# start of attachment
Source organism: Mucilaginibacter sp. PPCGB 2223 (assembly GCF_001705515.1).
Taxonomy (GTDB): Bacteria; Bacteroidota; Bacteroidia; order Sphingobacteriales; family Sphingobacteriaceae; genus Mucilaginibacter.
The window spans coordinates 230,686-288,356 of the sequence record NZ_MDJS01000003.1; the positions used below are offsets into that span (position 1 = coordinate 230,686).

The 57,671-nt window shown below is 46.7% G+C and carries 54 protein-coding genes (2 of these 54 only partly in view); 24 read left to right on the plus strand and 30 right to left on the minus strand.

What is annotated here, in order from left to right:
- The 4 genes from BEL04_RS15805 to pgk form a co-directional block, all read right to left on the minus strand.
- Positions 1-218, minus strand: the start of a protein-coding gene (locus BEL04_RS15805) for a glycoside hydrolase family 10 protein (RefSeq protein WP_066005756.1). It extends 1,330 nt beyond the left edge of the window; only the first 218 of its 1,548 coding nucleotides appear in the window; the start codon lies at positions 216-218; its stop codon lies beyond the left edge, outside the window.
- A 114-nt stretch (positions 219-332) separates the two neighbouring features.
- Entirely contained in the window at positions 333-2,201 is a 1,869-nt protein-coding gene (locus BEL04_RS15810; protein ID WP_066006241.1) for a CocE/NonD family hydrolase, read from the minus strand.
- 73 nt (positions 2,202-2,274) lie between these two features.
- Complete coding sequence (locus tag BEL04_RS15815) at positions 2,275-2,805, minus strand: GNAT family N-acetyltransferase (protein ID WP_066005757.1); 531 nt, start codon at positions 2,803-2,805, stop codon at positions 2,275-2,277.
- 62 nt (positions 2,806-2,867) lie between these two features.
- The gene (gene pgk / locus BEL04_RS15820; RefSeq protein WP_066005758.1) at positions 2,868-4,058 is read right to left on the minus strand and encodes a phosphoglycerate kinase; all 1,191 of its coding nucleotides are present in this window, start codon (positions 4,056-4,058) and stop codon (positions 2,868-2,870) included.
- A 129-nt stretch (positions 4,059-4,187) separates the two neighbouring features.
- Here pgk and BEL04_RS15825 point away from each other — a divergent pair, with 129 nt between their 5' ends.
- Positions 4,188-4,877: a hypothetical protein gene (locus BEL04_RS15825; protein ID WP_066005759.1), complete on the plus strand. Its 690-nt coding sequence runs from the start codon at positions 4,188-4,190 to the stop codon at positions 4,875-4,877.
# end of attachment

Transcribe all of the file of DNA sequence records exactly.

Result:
Source organism: Mucilaginibacter sp. PPCGB 2223 (assembly GCF_001705515.1).
Taxonomy (GTDB): Bacteria; Bacteroidota; Bacteroidia; order Sphingobacteriales; family Sphingobacteriaceae; genus Mucilaginibacter.
The window spans coordinates 230,686-288,356 of the sequence record NZ_MDJS01000003.1; the positions used below are offsets into that span (position 1 = coordinate 230,686).

The 57,671-nt window shown below is 46.7% G+C and carries 54 protein-coding genes (2 of these 54 only partly in view); 24 read left to right on the plus strand and 30 right to left on the minus strand.

What is annotated here, in order from left to right:
- The 4 genes from BEL04_RS15805 to pgk form a co-directional block, all read right to left on the minus strand.
- Positions 1-218, minus strand: the start of a protein-coding gene (locus BEL04_RS15805) for a glycoside hydrolase family 10 protein (RefSeq protein WP_066005756.1). It extends 1,330 nt beyond the left edge of the window; only the first 218 of its 1,548 coding nucleotides appear in the window; the start codon lies at positions 216-218; its stop codon lies beyond the left edge, outside the window.
- A 114-nt stretch (positions 219-332) separates the two neighbouring features.
- Entirely contained in the window at positions 333-2,201 is a 1,869-nt protein-coding gene (locus BEL04_RS15810; protein ID WP_066006241.1) for a CocE/NonD family hydrolase, read from the minus strand.
- 73 nt (positions 2,202-2,274) lie between these two features.
- Complete coding sequence (locus tag BEL04_RS15815) at positions 2,275-2,805, minus strand: GNAT family N-acetyltransferase (protein ID WP_066005757.1); 531 nt, start codon at positions 2,803-2,805, stop codon at positions 2,275-2,277.
- 62 nt (positions 2,806-2,867) lie between these two features.
- The gene (gene pgk / locus BEL04_RS15820; RefSeq protein WP_066005758.1) at positions 2,868-4,058 is read right to left on the minus strand and encodes a phosphoglycerate kinase; all 1,191 of its coding nucleotides are present in this window, start codon (positions 4,056-4,058) and stop codon (positions 2,868-2,870) included.
- A 129-nt stretch (positions 4,059-4,187) separates the two neighbouring features.
- Here pgk and BEL04_RS15825 point away from each other — a divergent pair, with 129 nt between their 5' ends.
- Positions 4,188-4,877: a hypothetical protein gene (locus BEL04_RS15825; protein ID WP_066005759.1), complete on the plus strand. Its 690-nt coding sequence runs from the start codon at positions 4,188-4,190 to the stop codon at positions 4,875-4,877.